Have low interest rates made risk assets too expensive?

240102020_Interest rates

Have low interest rates made risk assets too expensive?

Around the world, plunging interest rates have led to a stampede by investors into risk assets, like shares and property. With the prices of these assets now looking quite inflated, investors need to do more research than ever to find under-valued assets.

While I take it for granted that falling interest rates exert a positive influence on asset prices, it is perhaps not as obvious to others who might allow their investments to jump at the shadows of trade deals, Trump tweets and Brexit concerns.

As the year begins, it is worth keeping in mind the power exerted on asset prices by interest rates. As we witnessed in 2019, that power exceeds all the fears that might have inhered in short-lived geopolitical and financial machinations.


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Roger is the Founder and Chief Investment Officer of Montgomery Investment Management. Roger brings more than two decades of investment and financial market experience, knowledge and relationships to bear in his role as Chief Investment Officer. Prior to establishing Montgomery, Roger held positions at Ord Minnett Jardine Fleming, BT (Australia) Limited and Merrill Lynch.

This post was contributed by a representative of Montgomery Investment Management Pty Limited (AFSL No. 354564). The principal purpose of this post is to provide factual information and not provide financial product advice. Additionally, the information provided is not intended to provide any recommendation or opinion about any financial product. Any commentary and statements of opinion however may contain general advice only that is prepared without taking into account your personal objectives, financial circumstances or needs. Because of this, before acting on any of the information provided, you should always consider its appropriateness in light of your personal objectives, financial circumstances and needs and should consider seeking independent advice from a financial advisor if necessary before making any decisions. This post specifically excludes personal advice.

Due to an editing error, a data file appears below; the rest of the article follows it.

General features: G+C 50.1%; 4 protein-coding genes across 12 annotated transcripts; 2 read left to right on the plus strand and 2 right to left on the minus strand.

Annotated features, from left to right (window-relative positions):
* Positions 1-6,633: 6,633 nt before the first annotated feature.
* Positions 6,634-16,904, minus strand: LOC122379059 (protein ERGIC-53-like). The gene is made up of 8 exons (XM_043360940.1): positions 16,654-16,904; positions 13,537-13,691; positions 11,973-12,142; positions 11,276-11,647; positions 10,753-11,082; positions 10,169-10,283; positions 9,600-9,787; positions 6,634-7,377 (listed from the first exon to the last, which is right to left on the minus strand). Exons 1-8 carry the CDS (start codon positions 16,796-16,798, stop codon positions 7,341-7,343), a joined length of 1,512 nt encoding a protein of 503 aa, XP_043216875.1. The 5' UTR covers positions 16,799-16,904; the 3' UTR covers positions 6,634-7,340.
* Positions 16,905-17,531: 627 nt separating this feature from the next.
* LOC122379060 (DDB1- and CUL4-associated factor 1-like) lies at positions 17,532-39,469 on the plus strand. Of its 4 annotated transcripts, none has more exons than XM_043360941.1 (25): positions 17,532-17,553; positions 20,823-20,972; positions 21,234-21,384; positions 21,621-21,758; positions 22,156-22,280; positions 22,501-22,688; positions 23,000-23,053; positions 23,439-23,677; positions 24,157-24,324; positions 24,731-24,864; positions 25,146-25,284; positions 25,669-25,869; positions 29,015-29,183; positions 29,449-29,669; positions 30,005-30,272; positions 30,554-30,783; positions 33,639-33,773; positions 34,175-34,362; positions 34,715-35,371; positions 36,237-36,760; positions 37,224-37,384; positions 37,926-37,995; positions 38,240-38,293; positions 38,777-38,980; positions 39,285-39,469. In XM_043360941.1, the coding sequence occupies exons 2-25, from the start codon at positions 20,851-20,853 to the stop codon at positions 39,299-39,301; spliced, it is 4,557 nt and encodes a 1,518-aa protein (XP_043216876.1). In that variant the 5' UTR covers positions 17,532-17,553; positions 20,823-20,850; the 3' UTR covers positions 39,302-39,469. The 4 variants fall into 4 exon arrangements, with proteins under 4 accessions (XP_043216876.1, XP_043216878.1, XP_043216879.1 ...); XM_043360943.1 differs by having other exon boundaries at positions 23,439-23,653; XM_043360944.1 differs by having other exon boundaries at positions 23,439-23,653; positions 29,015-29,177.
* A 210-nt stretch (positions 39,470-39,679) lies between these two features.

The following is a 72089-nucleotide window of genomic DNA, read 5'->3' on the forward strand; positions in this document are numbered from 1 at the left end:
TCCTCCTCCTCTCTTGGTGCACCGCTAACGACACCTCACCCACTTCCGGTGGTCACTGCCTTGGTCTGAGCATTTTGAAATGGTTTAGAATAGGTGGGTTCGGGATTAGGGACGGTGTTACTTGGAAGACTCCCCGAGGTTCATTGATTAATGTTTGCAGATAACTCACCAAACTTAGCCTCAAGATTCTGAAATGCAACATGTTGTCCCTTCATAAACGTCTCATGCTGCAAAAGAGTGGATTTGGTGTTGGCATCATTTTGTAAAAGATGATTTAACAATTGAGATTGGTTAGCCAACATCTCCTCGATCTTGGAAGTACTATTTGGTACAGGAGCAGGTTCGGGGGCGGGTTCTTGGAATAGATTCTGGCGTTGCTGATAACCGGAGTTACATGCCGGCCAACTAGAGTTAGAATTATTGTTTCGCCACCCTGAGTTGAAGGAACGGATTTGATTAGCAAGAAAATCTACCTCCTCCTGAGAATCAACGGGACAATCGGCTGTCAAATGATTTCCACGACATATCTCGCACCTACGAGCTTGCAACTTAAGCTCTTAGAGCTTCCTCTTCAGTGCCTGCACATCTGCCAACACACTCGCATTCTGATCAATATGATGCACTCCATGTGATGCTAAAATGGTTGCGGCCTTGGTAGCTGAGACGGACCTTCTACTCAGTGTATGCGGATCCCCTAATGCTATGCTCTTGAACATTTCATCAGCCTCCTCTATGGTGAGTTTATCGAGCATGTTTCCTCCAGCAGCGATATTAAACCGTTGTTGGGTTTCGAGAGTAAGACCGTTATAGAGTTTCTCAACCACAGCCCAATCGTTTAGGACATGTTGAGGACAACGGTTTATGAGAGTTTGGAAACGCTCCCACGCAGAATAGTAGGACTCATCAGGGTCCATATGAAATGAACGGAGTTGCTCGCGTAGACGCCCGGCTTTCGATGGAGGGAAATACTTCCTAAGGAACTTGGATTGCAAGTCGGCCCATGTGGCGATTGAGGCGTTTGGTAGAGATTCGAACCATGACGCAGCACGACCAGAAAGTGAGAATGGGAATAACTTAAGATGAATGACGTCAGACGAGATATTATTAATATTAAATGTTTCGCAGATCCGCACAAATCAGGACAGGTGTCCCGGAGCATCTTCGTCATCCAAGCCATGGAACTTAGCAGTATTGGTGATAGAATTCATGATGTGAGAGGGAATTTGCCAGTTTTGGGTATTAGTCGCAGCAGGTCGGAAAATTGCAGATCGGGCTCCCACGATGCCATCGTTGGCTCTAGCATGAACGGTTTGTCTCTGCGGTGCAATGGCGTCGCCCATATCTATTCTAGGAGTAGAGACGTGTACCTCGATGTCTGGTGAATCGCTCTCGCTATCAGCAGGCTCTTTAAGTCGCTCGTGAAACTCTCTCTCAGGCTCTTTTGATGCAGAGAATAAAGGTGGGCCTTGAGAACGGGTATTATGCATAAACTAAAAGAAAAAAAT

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  1. Hi Roger, do you think the feds intervention in the repo market is a sign of short term rates rising? Because it seems without their intervention which seems to have gone from temporary to permanent intervention, short term rates would be very much higher, as banks obviously don’t trust each other, because of the massive amount of risk building in the debt markets .
    It seems the more the fed intervenes, the more they get trapped, eventually they must be called out by the masses who are being punished by the fed, meaning those who don’t hold assets , what was that about “ what cannot go on forever will stop” , I just think that people seem to comfortable with the lower for longer story.

  2. Totalwealth Plan

    Great article Roger. I explain value to my students in a slightly different way. Value is the discounted value of future benefits. When interest rates go down we discount future benefits by a lower discount rate to arrive at a higher value.

  3. The average price of Telstra is ~ $4 over 20+ years. You can trade it & make money but I prefer growth shares like CSL anytime. Having said that, CSL is expensive at the moment, trading @ a P/E of ~ 74 so probably best to hold off buying until it gets cheaper (as per article’s sentiments)

    re: prudent active investments – I’d like your thoughts on the following article & comment
    In support of the premise of this article, Warren Buffett has been quoted as saying (I’m paraphrasing) to buy low cost index funds. However, I would classify him as a high conviction investor who ACTIVELY prefers to buy companies. In that sense, there appears to be a contradiction between his actions and his advice.

    • Apologies for the delay in replying Joe and thanks for your comment. Yes, there’s an incongruity in Buffett’s actions and words. But it is helpful to put his position into context with a couple of his previous utterances;

      1) “There is nothing wrong with a ‘know nothing’ investor who realizes it. The problem is when you are a ‘know nothing’ investor, but you think you know something.”


      2) “By periodically investing in an index fund, for example, the know-nothing investor can actually outperform most investment professionals. Paradoxically, when ‘dumb’ money acknowledges its limitations, it ceases to be dumb.”

      The advice to invest in index funds appears to be directed to the know-nothing investor.

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